Then we have $f(x) \in C$ for all $x \in \lists{A}$.
::: proof ::::::::::
This proof is analogous to the proof of the induction principle for $\nats$. We first define $T \subseteq \lists{A}$ by $$T = \{x \in \lists{A} \mid f(x) \in C \}.$$ Note that $\nil \in T$ and if $x \in T$ and $a \in A$ then $\cons(a,x) \in T$; in particular, $(T,\nil,\cons)$ is an $A$-iterative set. We let $\Theta = \foldr(\nil)(\cons)$. Now the inclusion map $\iota : T \rightarrow \lists{A}$ is an $A$-inducive set homomorphism, since $\iota(\nil) = \nil$ and $$\iota(\cons(a,x)) = \cons(a,x) = \cons(a,\iota(x)).$$ Thus $\iota \circ \Theta : \lists{A} \rightarrow \lists{A}$ is an $A$-inductive set homomorphism, so it must be $\id_A$. Thus if $x \in \lists{A}$ we have $$x = \id(x) = \iota(\Theta(x)) = \Theta(x) \in T$$ so that $f(x) \in C$ as claimed.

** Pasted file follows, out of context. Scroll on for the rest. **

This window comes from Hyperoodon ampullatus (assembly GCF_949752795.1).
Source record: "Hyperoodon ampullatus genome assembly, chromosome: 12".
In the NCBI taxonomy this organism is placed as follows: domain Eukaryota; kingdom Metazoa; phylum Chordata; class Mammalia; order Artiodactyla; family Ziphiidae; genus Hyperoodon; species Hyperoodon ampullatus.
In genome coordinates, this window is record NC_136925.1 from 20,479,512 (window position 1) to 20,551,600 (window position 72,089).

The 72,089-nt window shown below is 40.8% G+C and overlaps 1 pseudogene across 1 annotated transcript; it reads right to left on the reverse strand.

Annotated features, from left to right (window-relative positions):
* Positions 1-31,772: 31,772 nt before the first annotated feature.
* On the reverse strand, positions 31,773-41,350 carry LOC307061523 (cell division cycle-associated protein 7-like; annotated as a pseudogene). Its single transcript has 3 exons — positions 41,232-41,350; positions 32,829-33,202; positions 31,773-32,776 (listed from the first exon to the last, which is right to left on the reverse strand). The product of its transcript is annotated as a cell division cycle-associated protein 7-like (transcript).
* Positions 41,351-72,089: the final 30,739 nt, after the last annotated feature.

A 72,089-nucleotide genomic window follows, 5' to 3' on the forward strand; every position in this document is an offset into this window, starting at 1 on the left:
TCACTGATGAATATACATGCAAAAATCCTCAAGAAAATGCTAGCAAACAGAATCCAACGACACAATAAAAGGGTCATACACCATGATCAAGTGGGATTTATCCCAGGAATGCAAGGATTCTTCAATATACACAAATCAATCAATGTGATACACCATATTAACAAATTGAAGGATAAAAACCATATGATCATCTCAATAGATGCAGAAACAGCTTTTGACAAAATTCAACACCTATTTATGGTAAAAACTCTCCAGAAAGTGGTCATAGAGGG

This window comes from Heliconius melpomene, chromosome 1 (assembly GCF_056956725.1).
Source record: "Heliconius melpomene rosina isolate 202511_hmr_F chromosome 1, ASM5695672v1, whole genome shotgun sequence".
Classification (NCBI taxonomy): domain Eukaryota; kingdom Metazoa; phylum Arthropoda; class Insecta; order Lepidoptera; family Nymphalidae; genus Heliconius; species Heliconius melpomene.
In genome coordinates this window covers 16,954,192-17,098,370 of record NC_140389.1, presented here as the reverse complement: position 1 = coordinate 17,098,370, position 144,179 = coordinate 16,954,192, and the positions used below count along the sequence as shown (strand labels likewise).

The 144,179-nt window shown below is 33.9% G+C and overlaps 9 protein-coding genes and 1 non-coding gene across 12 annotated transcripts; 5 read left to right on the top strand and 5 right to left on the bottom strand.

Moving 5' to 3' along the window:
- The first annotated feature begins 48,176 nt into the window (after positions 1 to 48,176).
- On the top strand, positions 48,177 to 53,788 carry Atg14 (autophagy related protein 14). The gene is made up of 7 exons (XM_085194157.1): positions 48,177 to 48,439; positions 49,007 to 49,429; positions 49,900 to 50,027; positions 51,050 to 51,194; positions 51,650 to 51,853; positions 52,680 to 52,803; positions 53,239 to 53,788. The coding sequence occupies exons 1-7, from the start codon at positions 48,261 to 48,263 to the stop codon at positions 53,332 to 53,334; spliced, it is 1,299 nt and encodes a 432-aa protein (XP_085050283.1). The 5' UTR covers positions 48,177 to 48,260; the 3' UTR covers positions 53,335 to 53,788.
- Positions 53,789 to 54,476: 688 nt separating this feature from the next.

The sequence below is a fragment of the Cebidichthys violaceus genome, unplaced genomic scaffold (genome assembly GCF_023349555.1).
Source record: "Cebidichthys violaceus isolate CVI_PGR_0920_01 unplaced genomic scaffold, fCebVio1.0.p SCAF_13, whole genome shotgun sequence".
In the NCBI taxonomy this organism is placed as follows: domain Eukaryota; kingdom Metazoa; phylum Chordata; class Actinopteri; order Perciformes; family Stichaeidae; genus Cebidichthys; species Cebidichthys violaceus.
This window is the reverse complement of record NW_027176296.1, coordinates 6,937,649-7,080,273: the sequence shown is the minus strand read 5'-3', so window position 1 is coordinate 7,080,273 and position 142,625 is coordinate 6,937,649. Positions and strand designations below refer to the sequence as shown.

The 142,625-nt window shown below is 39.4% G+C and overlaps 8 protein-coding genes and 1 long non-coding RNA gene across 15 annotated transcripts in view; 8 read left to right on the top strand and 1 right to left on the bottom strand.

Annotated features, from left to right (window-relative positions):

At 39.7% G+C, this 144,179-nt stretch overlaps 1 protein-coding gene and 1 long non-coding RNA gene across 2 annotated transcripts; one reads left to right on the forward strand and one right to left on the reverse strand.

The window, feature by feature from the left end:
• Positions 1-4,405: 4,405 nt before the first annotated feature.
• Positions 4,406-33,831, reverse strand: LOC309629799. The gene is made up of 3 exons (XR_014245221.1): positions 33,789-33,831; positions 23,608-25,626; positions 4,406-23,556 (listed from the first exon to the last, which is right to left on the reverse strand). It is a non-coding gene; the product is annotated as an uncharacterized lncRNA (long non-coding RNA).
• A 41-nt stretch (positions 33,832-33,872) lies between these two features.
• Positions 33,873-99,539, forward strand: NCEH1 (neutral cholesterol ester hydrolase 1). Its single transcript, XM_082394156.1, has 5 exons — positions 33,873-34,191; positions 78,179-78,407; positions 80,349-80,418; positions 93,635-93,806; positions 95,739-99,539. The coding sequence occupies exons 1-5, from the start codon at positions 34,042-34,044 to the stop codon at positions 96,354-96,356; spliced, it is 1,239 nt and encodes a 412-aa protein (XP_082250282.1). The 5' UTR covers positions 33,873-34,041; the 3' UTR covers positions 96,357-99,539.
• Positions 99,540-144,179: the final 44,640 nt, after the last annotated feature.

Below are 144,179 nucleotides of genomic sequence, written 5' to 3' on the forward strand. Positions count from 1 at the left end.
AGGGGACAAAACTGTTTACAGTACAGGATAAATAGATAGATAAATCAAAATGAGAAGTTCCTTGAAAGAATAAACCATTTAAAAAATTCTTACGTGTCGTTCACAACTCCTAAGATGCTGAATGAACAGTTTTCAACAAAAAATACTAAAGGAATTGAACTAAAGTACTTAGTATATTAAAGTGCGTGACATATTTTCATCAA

::::::::::::::::::::
::::::::::::::::::::
Here's an example using list induction.
:::::: theorem :::::
[]{#thm-foldr-nil-cons}
Let $A$ be a set. Then we have $$\foldr(\nil)(\cons)(x) = x$$ for all $x \in \lists{A}$.
::: proof ::::::::::
We proceed by list induction on $x$. For the base case $x = \nil$, we have $$\foldr(\nil)(\cons)(\nil) = \nil$$ as claimed. For the inductive step, suppose the equality holds for some $x \in \lists{A}$, and let $a \in A$. Now
$$\begin{eqnarray*}
& & \foldr(\nil)(\cons)(\cons(a,x)) \\
& \href{@lists@#def-foldr-cons}
= & \cons(a,\foldr(\nil)(\cons)(x)) \\
& \hyp{\foldr(\nil)(\cons)(x) = x}
= & \cons(a,x)
\end{eqnarray*}$$
as claimed.
::::::::::::::::::::
::::::::::::::::::::